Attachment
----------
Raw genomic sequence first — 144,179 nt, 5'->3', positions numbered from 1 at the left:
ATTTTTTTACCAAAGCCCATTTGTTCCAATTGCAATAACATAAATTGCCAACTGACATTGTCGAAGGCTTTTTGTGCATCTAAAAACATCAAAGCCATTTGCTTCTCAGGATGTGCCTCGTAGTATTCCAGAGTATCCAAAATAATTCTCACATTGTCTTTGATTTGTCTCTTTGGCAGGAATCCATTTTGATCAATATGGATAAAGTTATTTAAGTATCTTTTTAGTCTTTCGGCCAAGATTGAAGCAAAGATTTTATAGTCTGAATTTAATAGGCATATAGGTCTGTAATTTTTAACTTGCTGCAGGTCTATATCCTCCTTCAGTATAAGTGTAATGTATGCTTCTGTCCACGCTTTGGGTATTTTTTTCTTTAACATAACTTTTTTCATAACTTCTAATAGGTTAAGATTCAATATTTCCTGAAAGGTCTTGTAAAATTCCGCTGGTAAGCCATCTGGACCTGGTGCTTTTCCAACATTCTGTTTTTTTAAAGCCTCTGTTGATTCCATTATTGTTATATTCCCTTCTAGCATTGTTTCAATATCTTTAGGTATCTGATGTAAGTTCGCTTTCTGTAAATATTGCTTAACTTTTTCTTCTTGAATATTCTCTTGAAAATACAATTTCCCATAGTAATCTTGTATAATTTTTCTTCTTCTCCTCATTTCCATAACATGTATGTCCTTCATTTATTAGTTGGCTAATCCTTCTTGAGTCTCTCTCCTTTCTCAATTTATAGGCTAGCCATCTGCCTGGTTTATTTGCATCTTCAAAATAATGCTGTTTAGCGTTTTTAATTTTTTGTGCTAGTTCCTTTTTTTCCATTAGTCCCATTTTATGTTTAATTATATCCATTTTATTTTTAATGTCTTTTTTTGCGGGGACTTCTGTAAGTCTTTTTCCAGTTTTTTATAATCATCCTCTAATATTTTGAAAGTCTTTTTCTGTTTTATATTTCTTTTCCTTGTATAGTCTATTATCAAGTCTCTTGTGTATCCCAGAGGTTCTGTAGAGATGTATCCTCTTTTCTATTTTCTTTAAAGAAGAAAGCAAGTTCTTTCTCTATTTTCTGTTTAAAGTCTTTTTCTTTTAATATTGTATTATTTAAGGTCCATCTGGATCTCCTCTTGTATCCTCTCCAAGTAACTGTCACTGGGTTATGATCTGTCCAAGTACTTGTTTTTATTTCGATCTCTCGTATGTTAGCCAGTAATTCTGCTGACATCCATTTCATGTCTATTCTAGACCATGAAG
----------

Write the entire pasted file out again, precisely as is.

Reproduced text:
Raw genomic sequence first — 144,179 nt, 5'->3', positions numbered from 1 at the left:
ATTTTTTTACCAAAGCCCATTTGTTCCAATTGCAATAACATAAATTGCCAACTGACATTGTCGAAGGCTTTTTGTGCATCTAAAAACATCAAAGCCATTTGCTTCTCAGGATGTGCCTCGTAGTATTCCAGAGTATCCAAAATAATTCTCACATTGTCTTTGATTTGTCTCTTTGGCAGGAATCCATTTTGATCAATATGGATAAAGTTATTTAAGTATCTTTTTAGTCTTTCGGCCAAGATTGAAGCAAAGATTTTATAGTCTGAATTTAATAGGCATATAGGTCTGTAATTTTTAACTTGCTGCAGGTCTATATCCTCCTTCAGTATAAGTGTAATGTATGCTTCTGTCCACGCTTTGGGTATTTTTTTCTTTAACATAACTTTTTTCATAACTTCTAATAGGTTAAGATTCAATATTTCCTGAAAGGTCTTGTAAAATTCCGCTGGTAAGCCATCTGGACCTGGTGCTTTTCCAACATTCTGTTTTTTTAAAGCCTCTGTTGATTCCATTATTGTTATATTCCCTTCTAGCATTGTTTCAATATCTTTAGGTATCTGATGTAAGTTCGCTTTCTGTAAATATTGCTTAACTTTTTCTTCTTGAATATTCTCTTGAAAATACAATTTCCCATAGTAATCTTGTATAATTTTTCTTCTTCTCCTCATTTCCATAACATGTATGTCCTTCATTTATTAGTTGGCTAATCCTTCTTGAGTCTCTCTCCTTTCTCAATTTATAGGCTAGCCATCTGCCTGGTTTATTTGCATCTTCAAAATAATGCTGTTTAGCGTTTTTAATTTTTTGTGCTAGTTCCTTTTTTTCCATTAGTCCCATTTTATGTTTAATTATATCCATTTTATTTTTAATGTCTTTTTTTGCGGGGACTTCTGTAAGTCTTTTTCCAGTTTTTTATAATCATCCTCTAATATTTTGAAAGTCTTTTTCTGTTTTATATTTCTTTTCCTTGTATAGTCTATTATCAAGTCTCTTGTGTATCCCAGAGGTTCTGTAGAGATGTATCCTCTTTTCTATTTTCTTTAAAGAAGAAAGCAAGTTCTTTCTCTATTTTCTGTTTAAAGTCTTTTTCTTTTAATATTGTATTATTTAAGGTCCATCTGGATCTCCTCTTGTATCCTCTCCAAGTAACTGTCACTGGGTTATGATCTGTCCAAGTACTTGTTTTTATTTCGATCTCTCGTATGTTAGCCAGTAATTCTGCTGACATCCATTTCATGTCTATTCTAGACCATGAAG